This video is PG-13. And no, the number doesn’t work.
A student shared this with me a few weeks ago. To spark a conversation, I thought it would be interesting to see what other students thought about it, too.
Students also watched this one, too. No commentary from me, just questions.
As this writing, they’ve only seen it once in the context of notes, but haven’t had a chance to do a QFT or discussion about it.
But — I have my own questions. A lot of them.
- Would I have shared this with students who were predominately white? Or would it just increase potential racism?
- Who owns humor?
- If some students understand parody, and that not all parody works — and what is the function of parody?
- Does this ‘punch up, down, or in the middle?
“There are two kinds of humor. One kind that makes us chuckle about our foibles and our shared humanity — like what Garrison Keillor does. The other kind holds people up to public contempt and ridicule — that’s what I do. Satire is traditionally the weapon of the powerless against the powerful. I only aim at the powerful. When satire is aimed at the powerless, it is not only cruel — it’s vulgar.” 
- Are these ads “foibles and our shared humanity?” or something much deeper, or worse?
- Is it racist?
- Is it funny?
- Can something be racist and funny?
- Is humor inherently classist, racist, bigoted, and if not, what are the characteristics of innocuous humor?
As a teacher, how do you address when a student brings humor to the classroom — determining these questions? Do you encourage students to discuss it?
It reminds me of an awesome Fresh Air interview with Hari Kondabolu that I caught recently. Kodabolu is a comedian (check him out, if you’re unaware) who is able to make his audiences roll without playing to oppression. Definitely a student of the “punch up” philosophy. One of the things he discussed with Terry Gross was how he no longer parodies his father’s accent on stage. He said,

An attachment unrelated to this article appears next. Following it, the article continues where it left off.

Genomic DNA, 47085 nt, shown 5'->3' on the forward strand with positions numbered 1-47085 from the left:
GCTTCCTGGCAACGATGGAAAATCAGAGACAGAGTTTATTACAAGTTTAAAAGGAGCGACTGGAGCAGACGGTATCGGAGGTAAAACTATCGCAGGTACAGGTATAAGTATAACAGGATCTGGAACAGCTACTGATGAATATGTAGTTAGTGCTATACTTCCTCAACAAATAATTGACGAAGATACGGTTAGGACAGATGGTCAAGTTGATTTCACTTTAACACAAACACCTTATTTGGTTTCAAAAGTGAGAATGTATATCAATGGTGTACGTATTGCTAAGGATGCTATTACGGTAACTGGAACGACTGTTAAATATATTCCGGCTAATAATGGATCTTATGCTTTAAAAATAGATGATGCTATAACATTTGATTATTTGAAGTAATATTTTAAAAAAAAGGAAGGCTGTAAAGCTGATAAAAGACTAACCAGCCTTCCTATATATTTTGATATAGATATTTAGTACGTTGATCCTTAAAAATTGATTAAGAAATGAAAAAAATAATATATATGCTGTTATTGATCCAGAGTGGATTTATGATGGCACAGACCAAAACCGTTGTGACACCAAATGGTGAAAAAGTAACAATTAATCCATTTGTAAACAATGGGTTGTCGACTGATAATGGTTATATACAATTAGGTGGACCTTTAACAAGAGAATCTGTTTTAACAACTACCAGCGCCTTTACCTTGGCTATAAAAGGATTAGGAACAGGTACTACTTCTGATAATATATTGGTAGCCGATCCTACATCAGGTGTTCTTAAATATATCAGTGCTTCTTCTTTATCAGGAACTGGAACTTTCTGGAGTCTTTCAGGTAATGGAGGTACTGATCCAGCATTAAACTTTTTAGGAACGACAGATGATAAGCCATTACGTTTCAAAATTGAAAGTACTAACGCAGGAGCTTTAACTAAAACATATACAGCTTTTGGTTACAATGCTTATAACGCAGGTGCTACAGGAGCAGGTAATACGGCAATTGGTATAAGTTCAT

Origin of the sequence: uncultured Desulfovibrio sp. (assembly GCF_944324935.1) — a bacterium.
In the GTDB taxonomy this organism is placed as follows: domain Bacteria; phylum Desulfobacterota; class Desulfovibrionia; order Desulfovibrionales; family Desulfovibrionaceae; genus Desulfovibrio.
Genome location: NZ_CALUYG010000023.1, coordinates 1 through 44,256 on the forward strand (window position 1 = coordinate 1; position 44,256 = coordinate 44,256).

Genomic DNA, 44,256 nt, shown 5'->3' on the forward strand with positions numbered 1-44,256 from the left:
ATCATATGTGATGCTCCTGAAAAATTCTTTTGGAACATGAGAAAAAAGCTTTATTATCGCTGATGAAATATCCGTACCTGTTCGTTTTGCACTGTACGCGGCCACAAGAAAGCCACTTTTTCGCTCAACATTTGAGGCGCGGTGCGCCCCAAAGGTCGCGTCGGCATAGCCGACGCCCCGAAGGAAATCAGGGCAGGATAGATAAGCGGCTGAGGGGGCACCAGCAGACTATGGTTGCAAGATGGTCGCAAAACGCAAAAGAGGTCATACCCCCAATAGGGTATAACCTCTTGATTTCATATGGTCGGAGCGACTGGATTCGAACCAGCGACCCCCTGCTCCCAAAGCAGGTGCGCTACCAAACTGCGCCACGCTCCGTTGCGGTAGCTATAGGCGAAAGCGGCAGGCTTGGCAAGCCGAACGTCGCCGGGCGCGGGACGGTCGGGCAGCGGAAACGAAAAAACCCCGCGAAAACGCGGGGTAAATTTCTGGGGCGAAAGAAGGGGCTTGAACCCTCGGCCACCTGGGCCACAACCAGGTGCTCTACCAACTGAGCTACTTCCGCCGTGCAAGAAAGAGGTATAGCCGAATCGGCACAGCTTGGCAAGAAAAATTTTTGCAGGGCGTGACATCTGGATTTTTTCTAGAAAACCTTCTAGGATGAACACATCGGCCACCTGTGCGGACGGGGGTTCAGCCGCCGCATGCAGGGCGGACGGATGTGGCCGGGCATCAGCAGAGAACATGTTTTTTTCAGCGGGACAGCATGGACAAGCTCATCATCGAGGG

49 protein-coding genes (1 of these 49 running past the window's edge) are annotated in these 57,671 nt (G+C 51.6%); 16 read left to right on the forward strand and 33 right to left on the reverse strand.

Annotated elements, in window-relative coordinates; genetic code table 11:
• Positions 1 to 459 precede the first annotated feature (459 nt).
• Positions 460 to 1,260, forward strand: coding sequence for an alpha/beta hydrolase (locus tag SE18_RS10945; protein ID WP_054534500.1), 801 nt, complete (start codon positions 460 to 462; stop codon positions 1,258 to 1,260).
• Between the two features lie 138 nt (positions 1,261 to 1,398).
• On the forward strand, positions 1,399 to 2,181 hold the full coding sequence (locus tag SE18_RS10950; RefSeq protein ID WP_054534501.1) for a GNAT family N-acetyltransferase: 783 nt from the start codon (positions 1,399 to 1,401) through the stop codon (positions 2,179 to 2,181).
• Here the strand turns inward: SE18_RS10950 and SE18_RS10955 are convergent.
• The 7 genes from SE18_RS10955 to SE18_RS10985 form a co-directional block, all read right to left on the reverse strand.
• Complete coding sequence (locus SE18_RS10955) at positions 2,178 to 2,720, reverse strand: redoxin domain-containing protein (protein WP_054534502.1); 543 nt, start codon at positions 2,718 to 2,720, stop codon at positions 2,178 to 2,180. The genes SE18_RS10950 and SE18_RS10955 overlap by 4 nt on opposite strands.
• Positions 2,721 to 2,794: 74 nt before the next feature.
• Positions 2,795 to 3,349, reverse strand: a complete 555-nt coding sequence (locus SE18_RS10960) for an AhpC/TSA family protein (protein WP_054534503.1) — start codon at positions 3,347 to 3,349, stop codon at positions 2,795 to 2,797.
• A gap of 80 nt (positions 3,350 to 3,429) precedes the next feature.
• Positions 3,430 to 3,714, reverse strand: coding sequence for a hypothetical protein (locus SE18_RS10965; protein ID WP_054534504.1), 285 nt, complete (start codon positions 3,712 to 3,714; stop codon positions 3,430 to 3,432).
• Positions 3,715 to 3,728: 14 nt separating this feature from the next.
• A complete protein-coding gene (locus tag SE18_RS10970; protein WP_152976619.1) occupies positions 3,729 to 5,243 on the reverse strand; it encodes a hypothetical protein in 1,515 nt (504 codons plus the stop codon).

The idea that when maybe my father says something and he walks away, the idea that people are laughing because what he said is funny to them because of how he sounds crushed me when I thought about it. And the idea that I was contributing to that, it was hard.
A few years ago the Youtube meme was the young boy who mistakenly answered a math question with “21.” Kids in class would pop up and say “21” at random, or if the number 21 came up would parrot it back. (Click at your own risk — this is a mocking song of the original video.) I told my students that particular meme wasn’t allowed in my class, just like the words ‘ghetto’ and the ‘n’ word. It’s just mean-spirited, and making fun of a kid saying the wrong answer doesn’t make us better people.
If students see humor used in a racist and bigoted way, what effect does it have on them? If they identify with the person depicted (race, gender, sexual orientation, etc.) are they offended, try to save face, do they speak up?
Well, currently probably not. Anyone who challenges offensive or racism is called a “snowflake.” But another damning idea is the one of ‘inspiration or poverty porn.’ Is not addressing worse, in other words?
Which leads to another question: how do we learn to speak and challenge while someone is attempting to gag us?
Second, humor is not always positive and fun. We tend to think about humor as something that is innocuous, something that might be good for our health, moods, relationships and so on, but humor also has its dark side, and we should all be aware of it. Sometimes humor can lead to negative and harmful outcomes against others, and we should be conscious of when and how it can happen.
Some articles (note: not posting because I agree or disagree, just reading)